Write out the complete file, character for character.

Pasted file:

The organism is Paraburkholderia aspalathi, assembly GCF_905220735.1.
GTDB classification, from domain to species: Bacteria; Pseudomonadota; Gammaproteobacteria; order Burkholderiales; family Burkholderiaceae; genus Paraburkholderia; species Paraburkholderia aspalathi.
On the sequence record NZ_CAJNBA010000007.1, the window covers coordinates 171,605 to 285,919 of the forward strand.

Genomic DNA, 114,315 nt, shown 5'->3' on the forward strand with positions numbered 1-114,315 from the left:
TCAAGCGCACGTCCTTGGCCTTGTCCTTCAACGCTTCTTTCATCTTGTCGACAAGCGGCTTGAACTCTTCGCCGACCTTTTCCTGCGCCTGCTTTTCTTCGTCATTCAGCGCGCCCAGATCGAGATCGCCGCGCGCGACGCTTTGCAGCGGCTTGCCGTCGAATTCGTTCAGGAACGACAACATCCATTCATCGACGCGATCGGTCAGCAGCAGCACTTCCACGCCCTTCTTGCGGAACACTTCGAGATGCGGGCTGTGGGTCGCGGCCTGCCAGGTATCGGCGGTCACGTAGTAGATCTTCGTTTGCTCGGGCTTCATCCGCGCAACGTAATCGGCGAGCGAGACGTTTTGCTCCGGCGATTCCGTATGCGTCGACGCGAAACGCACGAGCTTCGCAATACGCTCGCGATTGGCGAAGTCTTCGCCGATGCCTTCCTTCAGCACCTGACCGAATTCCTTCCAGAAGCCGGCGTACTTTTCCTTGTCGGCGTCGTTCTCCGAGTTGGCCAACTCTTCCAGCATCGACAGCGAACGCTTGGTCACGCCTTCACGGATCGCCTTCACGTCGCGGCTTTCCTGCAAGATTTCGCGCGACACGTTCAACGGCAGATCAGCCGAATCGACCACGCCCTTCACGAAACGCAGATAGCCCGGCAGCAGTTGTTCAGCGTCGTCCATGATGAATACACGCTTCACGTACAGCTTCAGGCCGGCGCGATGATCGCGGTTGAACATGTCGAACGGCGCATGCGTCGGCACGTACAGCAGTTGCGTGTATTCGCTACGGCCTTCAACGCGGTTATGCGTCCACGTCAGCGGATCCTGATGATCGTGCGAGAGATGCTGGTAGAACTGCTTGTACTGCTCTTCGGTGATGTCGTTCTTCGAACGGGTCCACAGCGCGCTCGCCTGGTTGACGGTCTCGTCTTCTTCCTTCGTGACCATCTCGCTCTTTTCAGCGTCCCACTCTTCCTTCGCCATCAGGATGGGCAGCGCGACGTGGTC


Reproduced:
The organism is Paraburkholderia aspalathi, assembly GCF_905220735.1.
GTDB classification, from domain to species: Bacteria; Pseudomonadota; Gammaproteobacteria; order Burkholderiales; family Burkholderiaceae; genus Paraburkholderia; species Paraburkholderia aspalathi.
On the sequence record NZ_CAJNBA010000007.1, the window covers coordinates 171,605 to 285,919 of the forward strand.

Genomic DNA, 114,315 nt, shown 5'->3' on the forward strand with positions numbered 1-114,315 from the left:
TCAAGCGCACGTCCTTGGCCTTGTCCTTCAACGCTTCTTTCATCTTGTCGACAAGCGGCTTGAACTCTTCGCCGACCTTTTCCTGCGCCTGCTTTTCTTCGTCATTCAGCGCGCCCAGATCGAGATCGCCGCGCGCGACGCTTTGCAGCGGCTTGCCGTCGAATTCGTTCAGGAACGACAACATCCATTCATCGACGCGATCGGTCAGCAGCAGCACTTCCACGCCCTTCTTGCGGAACACTTCGAGATGCGGGCTGTGGGTCGCGGCCTGCCAGGTATCGGCGGTCACGTAGTAGATCTTCGTTTGCTCGGGCTTCATCCGCGCAACGTAATCGGCGAGCGAGACGTTTTGCTCCGGCGATTCCGTATGCGTCGACGCGAAACGCACGAGCTTCGCAATACGCTCGCGATTGGCGAAGTCTTCGCCGATGCCTTCCTTCAGCACCTGACCGAATTCCTTCCAGAAGCCGGCGTACTTTTCCTTGTCGGCGTCGTTCTCCGAGTTGGCCAACTCTTCCAGCATCGACAGCGAACGCTTGGTCACGCCTTCACGGATCGCCTTCACGTCGCGGCTTTCCTGCAAGATTTCGCGCGACACGTTCAACGGCAGATCAGCCGAATCGACCACGCCCTTCACGAAACGCAGATAGCCCGGCAGCAGTTGTTCAGCGTCGTCCATGATGAATACACGCTTCACGTACAGCTTCAGGCCGGCGCGATGATCGCGGTTGAACATGTCGAACGGCGCATGCGTCGGCACGTACAGCAGTTGCGTGTATTCGCTACGGCCTTCAACGCGGTTATGCGTCCACGTCAGCGGATCCTGATGATCGTGCGAGAGATGCTGGTAGAACTGCTTGTACTGCTCTTCGGTGATGTCGTTCTTCGAACGGGTCCACAGCGCGCTCGCCTGGTTGACGGTCTCGTCTTCTTCCTTCGTGACCATCTCGCTCTTTTCAGCGTCCCACTCTTCCTTCGCCATCAGGATGGGCAGCGCGACGTGGTC